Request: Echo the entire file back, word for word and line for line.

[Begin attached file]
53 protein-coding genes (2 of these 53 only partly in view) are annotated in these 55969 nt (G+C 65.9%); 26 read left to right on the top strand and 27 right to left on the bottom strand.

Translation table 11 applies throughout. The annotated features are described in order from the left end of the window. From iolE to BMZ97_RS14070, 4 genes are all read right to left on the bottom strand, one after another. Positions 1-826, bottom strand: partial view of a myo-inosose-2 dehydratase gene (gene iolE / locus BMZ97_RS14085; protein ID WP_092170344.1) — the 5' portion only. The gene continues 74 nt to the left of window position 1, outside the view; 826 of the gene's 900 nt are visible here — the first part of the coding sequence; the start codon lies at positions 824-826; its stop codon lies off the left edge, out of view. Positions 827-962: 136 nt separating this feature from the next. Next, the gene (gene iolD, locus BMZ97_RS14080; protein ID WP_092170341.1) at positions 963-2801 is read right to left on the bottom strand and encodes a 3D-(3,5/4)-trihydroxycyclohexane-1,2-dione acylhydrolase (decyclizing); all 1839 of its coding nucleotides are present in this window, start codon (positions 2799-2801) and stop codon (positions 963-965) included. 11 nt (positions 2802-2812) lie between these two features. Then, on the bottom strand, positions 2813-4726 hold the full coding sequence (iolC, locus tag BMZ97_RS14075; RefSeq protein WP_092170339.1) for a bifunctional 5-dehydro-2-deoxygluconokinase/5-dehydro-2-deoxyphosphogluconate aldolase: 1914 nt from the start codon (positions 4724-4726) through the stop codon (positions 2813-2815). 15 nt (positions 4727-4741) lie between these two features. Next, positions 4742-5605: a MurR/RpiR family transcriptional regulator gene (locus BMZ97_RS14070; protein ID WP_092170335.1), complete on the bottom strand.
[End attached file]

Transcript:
53 protein-coding genes (2 of these 53 only partly in view) are annotated in these 55969 nt (G+C 65.9%); 26 read left to right on the top strand and 27 right to left on the bottom strand.

Translation table 11 applies throughout. The annotated features are described in order from the left end of the window. From iolE to BMZ97_RS14070, 4 genes are all read right to left on the bottom strand, one after another. Positions 1-826, bottom strand: partial view of a myo-inosose-2 dehydratase gene (gene iolE / locus BMZ97_RS14085; protein ID WP_092170344.1) — the 5' portion only. The gene continues 74 nt to the left of window position 1, outside the view; 826 of the gene's 900 nt are visible here — the first part of the coding sequence; the start codon lies at positions 824-826; its stop codon lies off the left edge, out of view. Positions 827-962: 136 nt separating this feature from the next. Next, the gene (gene iolD, locus BMZ97_RS14080; protein ID WP_092170341.1) at positions 963-2801 is read right to left on the bottom strand and encodes a 3D-(3,5/4)-trihydroxycyclohexane-1,2-dione acylhydrolase (decyclizing); all 1839 of its coding nucleotides are present in this window, start codon (positions 2799-2801) and stop codon (positions 963-965) included. 11 nt (positions 2802-2812) lie between these two features. Then, on the bottom strand, positions 2813-4726 hold the full coding sequence (iolC, locus tag BMZ97_RS14075; RefSeq protein WP_092170339.1) for a bifunctional 5-dehydro-2-deoxygluconokinase/5-dehydro-2-deoxyphosphogluconate aldolase: 1914 nt from the start codon (positions 4724-4726) through the stop codon (positions 2813-2815). 15 nt (positions 4727-4741) lie between these two features. Next, positions 4742-5605: a MurR/RpiR family transcriptional regulator gene (locus BMZ97_RS14070; protein ID WP_092170335.1), complete on the bottom strand.